Question regarding the spotlight sun theory
« on: January 07, 2018, 04:34:06 AM »
Ok, keep in mind that I'm new here and this is my first post. I didn't make this account because I wanted "troll", I only want formal answers and proof to back them. I will not try and start a fight nor will I result to insulting you, I expect the same on your side of the matter also.

My question is about the spotlight sun or the FE sun model in general, and how it isn't visible during the night. I have seen the explanation of this in some other posts saying that it all boils down to perspective and angles, but I would love to hear more explanation of to how this works. All answers are welcome just keep in mind of the things I said at the beginning of the post, I truly am curious about this topic.




Re: Question regarding the spotlight sun theory
« Reply #1 on: January 10, 2018, 05:16:21 AM »
What's there to explain? The farther away light is according to the inverse square law, the dimmer it becomes. In addition, as you have said, perspective would decrease the size of the Sun and bring it down to a lower perceived altitude. Not to mention that objects in the foreground (mountains, forests, buildings, clouds, fog) would further obscure the Sun, and different atmospheric condition would bend and manipulate sunlight.
Hi y'all. I am a typical GENIUS girl who does NOT follow the masses and who does NOT blindly accept what is told to me without EVIDENCE. That being said, I don't believe in a lot of "facts" (the quotations mean they're NOT actual facts) including evolution, the holocaust, and the globular earth HYPOTHESIS.

JohnAdams1145

Re: Question regarding the spotlight sun theory
« Reply #2 on: January 10, 2018, 05:40:38 AM »
Pickel B Gravel,

It's not scientifically valid to just say "different atmospheric condition would bend and manipulate sunlight" -- you need to quantify and precisely describe the bending and how it fits in with the FE theory. You can't just dismiss an observation that seemingly contradicts FE theory without explaining precisely why. It turns out that the atmosphere is nowhere close to creating the total internal reflection that would keep the Sun a spotlight. It's just an ad-hoc patch without a good explanation.

Also, the inverse square law does apply, but keep in mind that our eyes can see sunlight reflected off black asphalt. It would take a lot of distance for our eyes to not notice the Sun at all. After all, we can see stars that are many light-years away.

The Sun is also 93 million miles away. Being farther by a few thousand miles won't affect the intensity much. (Of course, you can always deny this fact, but then you run into problems with the Sun being too small and not having enough energy and not being able to conduct nuclear fusion and not enough infrared hitting the poles).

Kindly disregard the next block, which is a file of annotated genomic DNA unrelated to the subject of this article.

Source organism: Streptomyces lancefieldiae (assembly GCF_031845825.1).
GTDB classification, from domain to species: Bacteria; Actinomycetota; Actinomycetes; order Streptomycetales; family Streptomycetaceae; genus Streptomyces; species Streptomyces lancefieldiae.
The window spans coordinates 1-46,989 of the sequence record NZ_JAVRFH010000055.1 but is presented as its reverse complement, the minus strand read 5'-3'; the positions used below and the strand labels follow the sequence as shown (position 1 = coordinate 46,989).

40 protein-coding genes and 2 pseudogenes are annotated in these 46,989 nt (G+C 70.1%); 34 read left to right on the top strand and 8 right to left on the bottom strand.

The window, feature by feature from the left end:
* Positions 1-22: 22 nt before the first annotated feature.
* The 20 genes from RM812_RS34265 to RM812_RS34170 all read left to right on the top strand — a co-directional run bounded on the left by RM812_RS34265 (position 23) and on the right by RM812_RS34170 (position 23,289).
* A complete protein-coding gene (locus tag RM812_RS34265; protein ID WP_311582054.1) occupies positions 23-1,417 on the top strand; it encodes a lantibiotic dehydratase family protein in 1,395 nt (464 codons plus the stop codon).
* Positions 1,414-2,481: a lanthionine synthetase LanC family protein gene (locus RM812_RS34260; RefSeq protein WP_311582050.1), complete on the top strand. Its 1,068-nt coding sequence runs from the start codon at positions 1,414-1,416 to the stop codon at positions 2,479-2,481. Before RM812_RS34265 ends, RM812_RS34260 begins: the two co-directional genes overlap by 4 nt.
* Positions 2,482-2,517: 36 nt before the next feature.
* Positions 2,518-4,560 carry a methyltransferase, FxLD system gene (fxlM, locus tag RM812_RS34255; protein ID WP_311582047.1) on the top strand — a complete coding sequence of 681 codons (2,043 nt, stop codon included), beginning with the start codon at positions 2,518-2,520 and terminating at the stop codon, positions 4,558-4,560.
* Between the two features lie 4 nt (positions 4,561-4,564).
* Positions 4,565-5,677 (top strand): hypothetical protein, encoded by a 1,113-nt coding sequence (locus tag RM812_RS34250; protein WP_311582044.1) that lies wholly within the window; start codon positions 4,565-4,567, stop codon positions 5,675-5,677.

In general, Pickel B Gravel is far from a genius in that she does not understand basic physics (such as Snell's Law for refraction) and can only speak in platitudes and generalities about the physics involved because if you decide to quantify things you find that the Sun will never be a spotlight.

However, I do find some of her beliefs to be patently offensive; it's one thing to be stubborn and ignorant and not believe in evolution, but it's another thing to say the widespread suffering of the Jews in the Nazi era was a made up lie. Imagine coming out of one of the most nightmarish experiences anyone has ever gone through just to be told that your suffering was a fake. It's disgusting how we can treat an event with millions of victims like this.

Pickel B Gravel, I'd gladly enter into any physics competition against you, and probably beat you soundly, and I admit I'm not anywhere near a physics or math expert. It's quite odd that you think you're a genius (probably Dunning-Kruger).
« Last Edit: January 10, 2018, 05:44:31 AM by JohnAdams1145 »

Re: Question regarding the spotlight sun theory
« Reply #3 on: January 10, 2018, 11:19:20 AM »
What's there to explain? The farther away light is according to the inverse square law, the dimmer it becomes. In addition, as you have said, perspective would decrease the size of the Sun and bring it down to a lower perceived altitude. Not to mention that objects in the foreground (mountains, forests, buildings, clouds, fog) would further obscure the Sun, and different atmospheric condition would bend and manipulate sunlight.

Interesting. So why does the sun not slowly fade in and out during the day? It is admittedly dimmer at sunset as the light travels through more atmosphere and more scatters, hence the different colours, but for most of the day doesn't get dimmer or change size as it (in your model) comes closer to us or moves away.
If the sun is a "ball of fire" then what causes it to be focused so it doesn't shine over the whole plane. This animation has a bit of tailing off but there is no explanation as to why it wouldn't be visible at all across the plane:

https://wiki.tfes.org/File:SunAnimation.gif

While we're here, how does it illuminate the moon? If it doesn't shine across the whole earth how can it shine sideways on the moon? Or are you going with the moon giving off its own (cold) light model?
« Last Edit: January 10, 2018, 11:41:41 AM by AllAroundTheWorld »
"On a very clear and chilly day it is possible to see Lighthouse Beach from Lovers Point and vice versa...Upon looking into the telescope I can see children running in and out of the water, splashing and playing. I can see people sun bathing at the shore